Sony Introduces “Outstanding Physical Strength” and “Enhanced File Recovery Application” SD Card

Sony Introduces “Outstanding Physical Strength” and
“Enhanced File Recovery Application” SD Card
Designed for professional recording


(SINGAPORE, 9 October 2015) – Sony today announced the highly durable and enhanced file recovery application[1] SD card to meet the needs of professional and semi-professional videographers and photographers.

Thanks to a unique assembly process, its durability is 10 times tougher[2] against conventional SD cards – making it more reliable in preventing any data loss. In addition to its outstanding physical strength, enhanced file recovery application1 is available on the Sony website[3] and at the Sony Centers[4]. With the help of Sony’s special algorithm, this file recovery application offers high rate of file recovery1, and is compatible with not only usual codec such as AVCHD and JPEG, but also XAVC-S which is becoming the new standard for professionals and semi-professionals.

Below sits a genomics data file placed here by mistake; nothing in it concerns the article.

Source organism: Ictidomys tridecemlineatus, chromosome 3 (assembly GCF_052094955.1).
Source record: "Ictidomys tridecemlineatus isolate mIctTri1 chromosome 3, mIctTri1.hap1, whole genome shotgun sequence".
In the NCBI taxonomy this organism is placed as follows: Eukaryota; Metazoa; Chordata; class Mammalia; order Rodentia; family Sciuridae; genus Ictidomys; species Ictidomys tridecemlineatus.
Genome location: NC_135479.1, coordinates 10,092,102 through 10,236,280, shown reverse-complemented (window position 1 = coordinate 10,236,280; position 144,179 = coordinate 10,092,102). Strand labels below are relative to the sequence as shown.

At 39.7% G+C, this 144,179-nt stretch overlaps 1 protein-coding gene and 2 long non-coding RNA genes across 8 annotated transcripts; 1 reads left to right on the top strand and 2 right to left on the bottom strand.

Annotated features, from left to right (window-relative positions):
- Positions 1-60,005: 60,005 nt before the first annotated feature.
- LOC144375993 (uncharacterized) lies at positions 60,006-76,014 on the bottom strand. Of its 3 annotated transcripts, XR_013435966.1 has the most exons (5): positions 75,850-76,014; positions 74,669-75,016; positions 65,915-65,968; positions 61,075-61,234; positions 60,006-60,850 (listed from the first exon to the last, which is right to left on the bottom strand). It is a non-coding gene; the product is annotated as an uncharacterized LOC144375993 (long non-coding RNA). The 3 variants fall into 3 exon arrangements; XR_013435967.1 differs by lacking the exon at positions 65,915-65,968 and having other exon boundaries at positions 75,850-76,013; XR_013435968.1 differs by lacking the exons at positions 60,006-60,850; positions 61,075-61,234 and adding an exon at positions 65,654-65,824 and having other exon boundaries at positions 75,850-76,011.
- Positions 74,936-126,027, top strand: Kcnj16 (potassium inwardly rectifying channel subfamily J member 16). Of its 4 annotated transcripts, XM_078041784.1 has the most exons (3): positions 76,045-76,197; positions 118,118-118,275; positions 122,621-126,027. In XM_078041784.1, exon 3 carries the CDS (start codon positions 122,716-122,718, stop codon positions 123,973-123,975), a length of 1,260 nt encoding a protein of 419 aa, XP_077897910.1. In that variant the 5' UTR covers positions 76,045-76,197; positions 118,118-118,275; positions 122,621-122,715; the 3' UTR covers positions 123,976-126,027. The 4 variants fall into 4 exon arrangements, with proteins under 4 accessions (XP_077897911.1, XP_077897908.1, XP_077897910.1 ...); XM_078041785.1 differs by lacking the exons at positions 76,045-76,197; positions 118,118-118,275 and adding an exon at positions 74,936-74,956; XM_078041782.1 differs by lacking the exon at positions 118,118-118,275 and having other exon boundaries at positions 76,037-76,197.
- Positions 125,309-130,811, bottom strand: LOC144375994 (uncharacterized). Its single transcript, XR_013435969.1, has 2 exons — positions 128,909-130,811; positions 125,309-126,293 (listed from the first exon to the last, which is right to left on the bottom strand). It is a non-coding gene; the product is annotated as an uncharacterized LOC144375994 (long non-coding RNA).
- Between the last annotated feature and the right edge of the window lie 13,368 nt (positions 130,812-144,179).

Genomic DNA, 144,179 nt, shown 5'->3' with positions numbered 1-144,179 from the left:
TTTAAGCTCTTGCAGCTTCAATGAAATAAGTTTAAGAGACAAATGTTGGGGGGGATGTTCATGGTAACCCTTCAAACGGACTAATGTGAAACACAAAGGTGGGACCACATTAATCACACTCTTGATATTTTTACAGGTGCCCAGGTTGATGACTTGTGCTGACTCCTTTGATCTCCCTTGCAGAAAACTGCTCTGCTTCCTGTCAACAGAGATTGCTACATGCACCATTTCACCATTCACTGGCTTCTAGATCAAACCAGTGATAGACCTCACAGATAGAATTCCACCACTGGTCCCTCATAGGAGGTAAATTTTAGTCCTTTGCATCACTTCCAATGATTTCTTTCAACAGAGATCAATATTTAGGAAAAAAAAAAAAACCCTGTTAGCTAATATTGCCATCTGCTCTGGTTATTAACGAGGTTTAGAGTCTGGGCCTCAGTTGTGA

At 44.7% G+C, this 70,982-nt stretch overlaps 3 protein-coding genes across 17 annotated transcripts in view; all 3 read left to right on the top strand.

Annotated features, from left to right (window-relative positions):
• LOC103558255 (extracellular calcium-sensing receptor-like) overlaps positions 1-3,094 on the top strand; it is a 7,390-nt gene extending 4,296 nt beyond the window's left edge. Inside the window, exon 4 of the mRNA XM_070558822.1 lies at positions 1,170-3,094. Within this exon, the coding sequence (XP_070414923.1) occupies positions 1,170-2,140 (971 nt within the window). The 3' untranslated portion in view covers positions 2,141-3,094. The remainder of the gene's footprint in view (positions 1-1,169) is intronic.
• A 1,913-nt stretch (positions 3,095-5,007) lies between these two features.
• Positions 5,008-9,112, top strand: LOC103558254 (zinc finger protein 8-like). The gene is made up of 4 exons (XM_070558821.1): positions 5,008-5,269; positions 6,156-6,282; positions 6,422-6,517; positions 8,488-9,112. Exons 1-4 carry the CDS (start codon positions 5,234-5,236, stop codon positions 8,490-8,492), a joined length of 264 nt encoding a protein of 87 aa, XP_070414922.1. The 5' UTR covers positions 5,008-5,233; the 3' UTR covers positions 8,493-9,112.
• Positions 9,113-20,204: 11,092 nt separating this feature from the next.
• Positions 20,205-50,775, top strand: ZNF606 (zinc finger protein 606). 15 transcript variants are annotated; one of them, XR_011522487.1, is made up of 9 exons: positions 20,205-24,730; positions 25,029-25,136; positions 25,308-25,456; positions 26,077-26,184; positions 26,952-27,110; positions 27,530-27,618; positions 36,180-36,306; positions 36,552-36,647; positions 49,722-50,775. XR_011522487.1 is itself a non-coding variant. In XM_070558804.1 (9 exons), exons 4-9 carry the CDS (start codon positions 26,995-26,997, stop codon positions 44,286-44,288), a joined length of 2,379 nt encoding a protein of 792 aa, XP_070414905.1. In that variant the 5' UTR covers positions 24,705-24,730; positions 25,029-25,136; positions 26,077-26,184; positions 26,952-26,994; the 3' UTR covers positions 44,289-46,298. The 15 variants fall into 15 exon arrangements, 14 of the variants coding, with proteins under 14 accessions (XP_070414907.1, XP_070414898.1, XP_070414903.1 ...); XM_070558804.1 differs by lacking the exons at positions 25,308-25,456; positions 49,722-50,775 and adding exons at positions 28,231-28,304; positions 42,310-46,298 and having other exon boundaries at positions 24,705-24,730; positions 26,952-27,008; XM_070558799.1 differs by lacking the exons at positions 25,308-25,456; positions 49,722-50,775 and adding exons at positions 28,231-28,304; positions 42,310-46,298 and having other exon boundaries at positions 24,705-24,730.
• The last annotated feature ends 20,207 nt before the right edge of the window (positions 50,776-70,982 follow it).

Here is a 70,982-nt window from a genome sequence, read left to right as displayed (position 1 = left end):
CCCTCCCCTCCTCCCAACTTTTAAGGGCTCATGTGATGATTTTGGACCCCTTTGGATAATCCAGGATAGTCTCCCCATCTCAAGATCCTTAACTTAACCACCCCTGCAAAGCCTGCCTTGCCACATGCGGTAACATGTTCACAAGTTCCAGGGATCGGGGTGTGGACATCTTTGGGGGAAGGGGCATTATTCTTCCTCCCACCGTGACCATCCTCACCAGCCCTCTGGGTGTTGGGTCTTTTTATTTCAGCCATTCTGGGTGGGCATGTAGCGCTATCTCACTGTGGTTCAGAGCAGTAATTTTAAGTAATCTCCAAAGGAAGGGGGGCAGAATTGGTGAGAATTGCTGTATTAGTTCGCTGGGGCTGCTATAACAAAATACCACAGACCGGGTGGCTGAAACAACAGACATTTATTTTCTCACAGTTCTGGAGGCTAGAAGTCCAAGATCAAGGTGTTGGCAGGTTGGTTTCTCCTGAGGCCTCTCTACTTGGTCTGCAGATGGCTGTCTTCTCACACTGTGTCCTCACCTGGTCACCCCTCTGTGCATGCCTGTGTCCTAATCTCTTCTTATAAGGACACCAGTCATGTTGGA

The new SD card is available in two sizes – the Class 10 (SD Speed Class) 32GB SF-32P (SDHC) and Class 3 (UHS Speed Class) 64GB SF-64P (SDXC). Both sizes also have a swift reading and writing speed of up to 95MB/s5 and 90MB/s[5] respectively.

The new SF-32P (SDHC) and SF-64P (SDXC) will be available at all Sony Stores, Sony Centres and selected Sony authorised dealers from November 2015. 


Specification Sheet

SF-32P (32GB)
SF-64P (64GB)
SDHC UHS1 Memory Card
SDXC UHS1 Memory Card
User capacity (Approx.)
Speed class
Class 10 (SD Speed Class) /
Class 3 (UHS Speed Class)
Transfer speed
Read: Up to 95 MB/s5
Write: Up to 90 MB/s5
SD interface
Service support warranty period
5 years

[1]   Based on Sony’s testing in recovery after quick format comparing to competitor’s software.
[2]   At a bending test by Sony.
[4]   Please contact the Sony Centers located in Singapore for more details.
[5]   Based on Sony’s testing using a SD Association certified testing tool. Transfer speeds may vary and are dependent on the host device.
[6]   Approximately 57.6GB (61,847,528,960 bytes) available.

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